Prior to law school Dani worked as a government relations intern for multiple DC policy organizations and graduated from the University of Central Florida with dual degrees in Psychology and Marketing.

Cupcake Kasich is a (Rather Dull) Tyrant Enabler

When Governor John Kasich said recently that he probably should be running in the Democrat Party, he wasn’t kidding. Although seeking office in Cuba might be even more fitting.

Taking a break from lecturing us on how we must accept amnesty, the presidential contender recently weighed in on the case of the Oregon bakers fined $135,000 for refusing to bake a cake for a faux wedding. Mentioned briefly in Thursday’s GOP presidential debate, here are his comments, made on Monday at the University of Virginia:

I think, frankly, our churches should not be forced to do anything that’s not consistent with them. But if you’re a cupcake maker and somebody wants a cupcake, make them a cupcake. Let’s not have a big lawsuit or argument over all this stuff — move on. The next thing, you know, they might be saying, if you’re divorced you shouldn’t get a cupcake.

Now, Kasich is a man who just loves the idea of moving on. After the Obergefell v. Hodges decision last June, he said that recognition of faux marriage was “the law of the land and we’ll abide by it” and that now “it’s time to move on.” It’s no wonder Republicans long ago move on from the idea of him as president.

Kasich managed to squeeze a remarkable number of misconceptions into his three sentences. First, while the cupcake lines may be cute to some and possess rhetorical flair, they’re nonsense. There’s not one Christian baker persecuted by governments recently who said he wouldn’t bake “cupcakes” or anything else for a given group; in fact, these businessmen have made clear that they serve homosexuals all the time. This isn’t about serving a certain type of people.

It’s about servicing a certain type of event.

Only someone who hasn’t bothered to ponder the matter deeply or who’s intellectually dishonest could miss this simple fact. And I’ll put it to you, Governor Kasich: can you cite any other time in American history when the government compelled a businessman to service an event he found morally objectionable? This is unprecedented. And is it really a road we want to go down?

If so, can the government compel a Jewish or black businessman to cater, respectively, a Nazi or KKK affair? How about a forcing a Muslim restaurateur to serve pork at an event for the National Pork Producers Council? Or is this another situation where government gets to pick winners and losers, this time in matters of conscience?

Of course, this is already happening, which brings us to Kasich’s divorcé cupcake eater. The proper analogy here doesn’t involve serving such a person because, again, the bakers in question serve homosexuals.

The proper analogy involves servicing an event celebrating a divorce.

Government wouldn’t even consider compelling participation in the above, or in events celebrating adultery, fornication, polygamy (yet) or auto-eroticism. So why the double standard? Well, homosexuals have very effective lobbying groups and millions of enablers — such as Cupcake Kasich.

Kasich‘s “churches should not be forced to do anything that’s not consistent with them. But…” comment is also interesting. Our First Amendment reads “Congress shall make no law…prohibiting the free exercise” of religion. For those who say this is only meant to restrain the central government’s legislature (and I’m sympathetic to this view), note that the constitution of Kasich’s own state dictates that no “interference with the rights of conscience be permitted.” And since he was commenting on a case involving Oregon residents, consider that the Beaver State’s constitution likewise reads, “No law shall in any case whatever control the free exercise, and enjoyment of religeous [sic] opinions, or interfere with the rights of conscience.”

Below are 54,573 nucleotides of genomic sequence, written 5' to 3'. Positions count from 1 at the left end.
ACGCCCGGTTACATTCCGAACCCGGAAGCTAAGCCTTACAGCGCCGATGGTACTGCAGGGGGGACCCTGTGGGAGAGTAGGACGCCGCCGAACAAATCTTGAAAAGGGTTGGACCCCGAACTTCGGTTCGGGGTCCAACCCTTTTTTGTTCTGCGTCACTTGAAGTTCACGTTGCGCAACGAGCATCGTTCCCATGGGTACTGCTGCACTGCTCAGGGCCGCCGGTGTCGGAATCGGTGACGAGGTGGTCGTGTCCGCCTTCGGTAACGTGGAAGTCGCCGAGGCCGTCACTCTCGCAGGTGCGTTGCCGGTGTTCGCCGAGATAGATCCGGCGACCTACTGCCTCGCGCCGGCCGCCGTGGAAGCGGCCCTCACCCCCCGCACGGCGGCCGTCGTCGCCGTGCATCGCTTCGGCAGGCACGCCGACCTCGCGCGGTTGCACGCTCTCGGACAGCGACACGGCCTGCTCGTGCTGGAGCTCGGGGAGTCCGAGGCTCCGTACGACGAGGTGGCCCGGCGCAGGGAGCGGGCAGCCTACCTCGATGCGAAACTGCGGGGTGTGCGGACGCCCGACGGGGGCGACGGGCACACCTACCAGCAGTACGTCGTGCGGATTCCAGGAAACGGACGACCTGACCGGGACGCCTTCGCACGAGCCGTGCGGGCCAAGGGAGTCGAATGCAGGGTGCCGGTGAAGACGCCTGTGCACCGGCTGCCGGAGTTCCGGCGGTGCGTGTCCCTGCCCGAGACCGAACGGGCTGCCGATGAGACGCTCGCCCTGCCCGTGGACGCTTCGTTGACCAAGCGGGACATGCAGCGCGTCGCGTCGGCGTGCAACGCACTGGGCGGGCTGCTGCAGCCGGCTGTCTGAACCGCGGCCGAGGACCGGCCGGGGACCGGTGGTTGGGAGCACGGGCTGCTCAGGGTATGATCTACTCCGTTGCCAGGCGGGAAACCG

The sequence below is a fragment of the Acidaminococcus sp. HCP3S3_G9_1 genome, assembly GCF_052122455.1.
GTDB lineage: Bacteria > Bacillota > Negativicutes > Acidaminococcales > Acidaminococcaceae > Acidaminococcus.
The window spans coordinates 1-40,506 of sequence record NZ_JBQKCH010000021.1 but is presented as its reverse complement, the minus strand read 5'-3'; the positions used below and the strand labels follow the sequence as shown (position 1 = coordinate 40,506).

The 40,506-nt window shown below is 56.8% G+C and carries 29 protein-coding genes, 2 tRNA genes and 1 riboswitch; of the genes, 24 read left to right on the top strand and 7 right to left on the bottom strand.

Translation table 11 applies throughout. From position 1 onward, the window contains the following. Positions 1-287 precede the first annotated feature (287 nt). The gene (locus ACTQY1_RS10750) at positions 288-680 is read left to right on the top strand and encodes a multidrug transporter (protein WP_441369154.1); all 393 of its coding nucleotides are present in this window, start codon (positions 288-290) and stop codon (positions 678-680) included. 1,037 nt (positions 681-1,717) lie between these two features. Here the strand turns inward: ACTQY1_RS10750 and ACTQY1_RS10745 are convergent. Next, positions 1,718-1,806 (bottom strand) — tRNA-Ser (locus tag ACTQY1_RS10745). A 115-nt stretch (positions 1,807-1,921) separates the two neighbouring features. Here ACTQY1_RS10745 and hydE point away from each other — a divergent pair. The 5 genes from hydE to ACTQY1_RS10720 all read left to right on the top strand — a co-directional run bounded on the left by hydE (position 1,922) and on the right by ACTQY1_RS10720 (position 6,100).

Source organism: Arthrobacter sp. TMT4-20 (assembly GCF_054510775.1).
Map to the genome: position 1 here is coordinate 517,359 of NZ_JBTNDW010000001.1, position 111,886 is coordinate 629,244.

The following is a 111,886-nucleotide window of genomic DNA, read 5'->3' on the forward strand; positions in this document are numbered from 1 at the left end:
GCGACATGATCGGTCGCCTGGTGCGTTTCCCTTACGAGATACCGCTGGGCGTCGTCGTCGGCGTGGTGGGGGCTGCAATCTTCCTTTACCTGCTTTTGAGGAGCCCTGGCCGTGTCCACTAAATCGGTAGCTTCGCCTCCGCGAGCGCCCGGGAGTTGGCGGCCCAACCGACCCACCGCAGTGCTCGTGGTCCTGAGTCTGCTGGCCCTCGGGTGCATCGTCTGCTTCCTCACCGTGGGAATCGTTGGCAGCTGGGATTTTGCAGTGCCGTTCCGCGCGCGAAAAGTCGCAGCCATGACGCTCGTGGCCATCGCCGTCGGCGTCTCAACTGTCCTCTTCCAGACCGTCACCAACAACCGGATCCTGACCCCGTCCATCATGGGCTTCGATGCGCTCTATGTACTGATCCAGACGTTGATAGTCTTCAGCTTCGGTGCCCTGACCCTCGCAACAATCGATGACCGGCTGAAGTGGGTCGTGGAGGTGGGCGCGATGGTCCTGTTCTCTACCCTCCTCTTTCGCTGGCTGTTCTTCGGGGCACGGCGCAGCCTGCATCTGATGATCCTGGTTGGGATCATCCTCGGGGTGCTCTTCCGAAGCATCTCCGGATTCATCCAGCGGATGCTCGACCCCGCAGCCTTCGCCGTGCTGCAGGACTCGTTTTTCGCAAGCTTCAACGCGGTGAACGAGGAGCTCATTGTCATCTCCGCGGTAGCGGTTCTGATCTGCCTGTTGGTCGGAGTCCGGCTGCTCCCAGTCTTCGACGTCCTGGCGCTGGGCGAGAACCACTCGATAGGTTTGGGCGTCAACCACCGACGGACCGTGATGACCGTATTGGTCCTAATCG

Now, “exercise” is action; thus, at issue here isn’t just the freedom of religious belief, but of acting on that belief. Of course, there are limits in that we don’t allow practices such as human sacrifice. But anything considered legitimate action under these constitutions is allowed in churches. And here’s the point: none of these constitutions limit this free exercise to church property.

Thus, any type of exercise allowable in church is allowable outside of it.

So for this reason alone, the action against the Oregon bakers was unconstitutional. Since a person can refuse to be party to a faux wedding within a church, he can also refuse to be party to a faux wedding outside of it.

Interestingly, Kasich and others seem to be espousing a kind of “dual truth” philosophy, which I understand is part of Islamic theology. This basically states what what’s “religiously true” may not be true beyond the religious realm (whatever that’s supposed to be). But a moral issue doesn’t cease to be a moral issue because it moves down the block.

The action against the bakers is unconstitutional for another reason. Perhaps invariably, part of creating a wedding cake is placing a written message on it; in the case of faux weddings, this message would relate to faux marriage. Even two male figurines placed on top of the cake relate a message; note here that the courts have rule that symbolic speech is covered under the First Amendment. And where does the government have the constitutional power to compel people to be party to a message they find morally objectionable? Forced speech is not free speech.

Of course, none of this would be an issue if we accepted a principle even many conservatives today reject: freedom of association. Think about it: you have a right to include in or exclude from your home whomever you please, for any reason whatsoever, whether it’s because the person is a smoker, non-smoker, black, white, Catholic, Protestant, or because you simply don’t like his face.